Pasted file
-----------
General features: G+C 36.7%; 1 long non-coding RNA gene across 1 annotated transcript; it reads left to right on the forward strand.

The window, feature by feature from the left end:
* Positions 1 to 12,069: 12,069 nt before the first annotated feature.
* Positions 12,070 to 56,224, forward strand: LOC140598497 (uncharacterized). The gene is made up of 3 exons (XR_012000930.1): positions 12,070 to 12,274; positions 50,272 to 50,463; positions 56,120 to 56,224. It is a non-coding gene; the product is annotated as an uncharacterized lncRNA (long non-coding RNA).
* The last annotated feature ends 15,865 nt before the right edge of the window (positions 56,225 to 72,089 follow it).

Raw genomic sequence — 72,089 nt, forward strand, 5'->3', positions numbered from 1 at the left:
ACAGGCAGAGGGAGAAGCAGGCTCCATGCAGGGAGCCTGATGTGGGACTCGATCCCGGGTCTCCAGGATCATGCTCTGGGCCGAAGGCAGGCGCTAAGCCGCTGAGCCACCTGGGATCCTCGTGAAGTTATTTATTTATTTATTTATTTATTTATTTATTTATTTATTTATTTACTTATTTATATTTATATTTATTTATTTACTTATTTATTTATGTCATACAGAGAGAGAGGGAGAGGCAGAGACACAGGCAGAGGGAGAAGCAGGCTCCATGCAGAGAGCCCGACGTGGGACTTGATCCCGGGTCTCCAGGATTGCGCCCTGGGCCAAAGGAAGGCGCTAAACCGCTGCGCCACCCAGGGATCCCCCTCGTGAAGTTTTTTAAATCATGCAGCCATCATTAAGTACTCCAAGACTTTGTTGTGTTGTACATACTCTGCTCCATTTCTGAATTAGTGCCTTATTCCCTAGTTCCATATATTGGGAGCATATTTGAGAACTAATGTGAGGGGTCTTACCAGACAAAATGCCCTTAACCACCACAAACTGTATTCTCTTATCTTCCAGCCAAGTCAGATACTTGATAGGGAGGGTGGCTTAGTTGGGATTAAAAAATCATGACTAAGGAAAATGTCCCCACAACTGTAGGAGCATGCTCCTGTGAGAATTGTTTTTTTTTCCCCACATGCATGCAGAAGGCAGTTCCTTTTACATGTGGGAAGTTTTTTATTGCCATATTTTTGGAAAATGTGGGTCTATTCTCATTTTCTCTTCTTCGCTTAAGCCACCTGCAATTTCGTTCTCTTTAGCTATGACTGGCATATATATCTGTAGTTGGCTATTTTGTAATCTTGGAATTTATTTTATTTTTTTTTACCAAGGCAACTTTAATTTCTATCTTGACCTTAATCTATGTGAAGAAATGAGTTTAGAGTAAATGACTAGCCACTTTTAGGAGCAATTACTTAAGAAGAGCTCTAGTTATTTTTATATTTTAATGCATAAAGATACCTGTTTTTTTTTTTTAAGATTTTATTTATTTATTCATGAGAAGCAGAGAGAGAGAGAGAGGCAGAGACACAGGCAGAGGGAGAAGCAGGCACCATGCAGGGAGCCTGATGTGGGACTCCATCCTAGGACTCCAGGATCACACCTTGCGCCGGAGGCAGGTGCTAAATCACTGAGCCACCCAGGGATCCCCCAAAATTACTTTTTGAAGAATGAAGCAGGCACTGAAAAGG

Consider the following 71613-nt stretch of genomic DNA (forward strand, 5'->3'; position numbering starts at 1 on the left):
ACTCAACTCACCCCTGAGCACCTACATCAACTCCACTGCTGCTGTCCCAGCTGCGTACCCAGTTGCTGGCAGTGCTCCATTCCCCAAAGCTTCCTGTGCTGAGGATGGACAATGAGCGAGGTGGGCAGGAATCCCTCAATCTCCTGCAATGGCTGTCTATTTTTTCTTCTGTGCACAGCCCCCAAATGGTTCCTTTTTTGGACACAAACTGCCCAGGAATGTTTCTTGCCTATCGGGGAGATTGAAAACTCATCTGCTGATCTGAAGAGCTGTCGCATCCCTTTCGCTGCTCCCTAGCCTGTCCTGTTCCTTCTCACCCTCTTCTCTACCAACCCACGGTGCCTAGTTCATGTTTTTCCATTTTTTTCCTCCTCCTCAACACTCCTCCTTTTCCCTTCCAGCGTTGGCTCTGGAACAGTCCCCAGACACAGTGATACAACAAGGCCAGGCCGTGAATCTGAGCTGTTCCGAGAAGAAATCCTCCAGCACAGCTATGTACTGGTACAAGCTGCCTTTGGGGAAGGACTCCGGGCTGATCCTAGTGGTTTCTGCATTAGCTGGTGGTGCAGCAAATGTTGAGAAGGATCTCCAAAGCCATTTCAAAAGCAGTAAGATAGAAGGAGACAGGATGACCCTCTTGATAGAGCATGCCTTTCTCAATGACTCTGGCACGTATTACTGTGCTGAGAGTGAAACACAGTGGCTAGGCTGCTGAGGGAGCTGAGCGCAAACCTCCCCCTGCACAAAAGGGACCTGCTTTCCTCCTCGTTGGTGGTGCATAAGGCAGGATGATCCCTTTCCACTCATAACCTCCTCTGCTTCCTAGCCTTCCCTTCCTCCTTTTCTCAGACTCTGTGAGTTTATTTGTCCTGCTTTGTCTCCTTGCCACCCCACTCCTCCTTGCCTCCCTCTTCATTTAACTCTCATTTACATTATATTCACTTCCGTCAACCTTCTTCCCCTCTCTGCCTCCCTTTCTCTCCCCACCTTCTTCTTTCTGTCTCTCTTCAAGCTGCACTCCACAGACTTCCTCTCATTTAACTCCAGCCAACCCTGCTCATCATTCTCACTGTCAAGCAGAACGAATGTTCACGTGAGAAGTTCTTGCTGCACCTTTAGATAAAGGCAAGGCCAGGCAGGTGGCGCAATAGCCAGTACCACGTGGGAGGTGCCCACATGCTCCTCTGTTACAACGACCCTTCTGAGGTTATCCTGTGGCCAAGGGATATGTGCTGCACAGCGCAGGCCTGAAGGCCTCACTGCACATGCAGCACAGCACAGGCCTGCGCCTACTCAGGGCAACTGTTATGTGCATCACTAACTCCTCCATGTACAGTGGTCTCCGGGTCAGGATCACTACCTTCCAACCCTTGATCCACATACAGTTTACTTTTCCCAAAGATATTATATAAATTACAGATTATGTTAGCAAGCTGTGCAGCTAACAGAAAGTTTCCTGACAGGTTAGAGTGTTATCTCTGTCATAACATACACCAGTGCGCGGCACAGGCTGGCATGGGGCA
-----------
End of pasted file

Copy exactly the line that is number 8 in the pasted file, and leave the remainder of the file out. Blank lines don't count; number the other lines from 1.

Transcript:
Consider the following 71613-nt stretch of genomic DNA (forward strand, 5'->3'; position numbering starts at 1 on the left):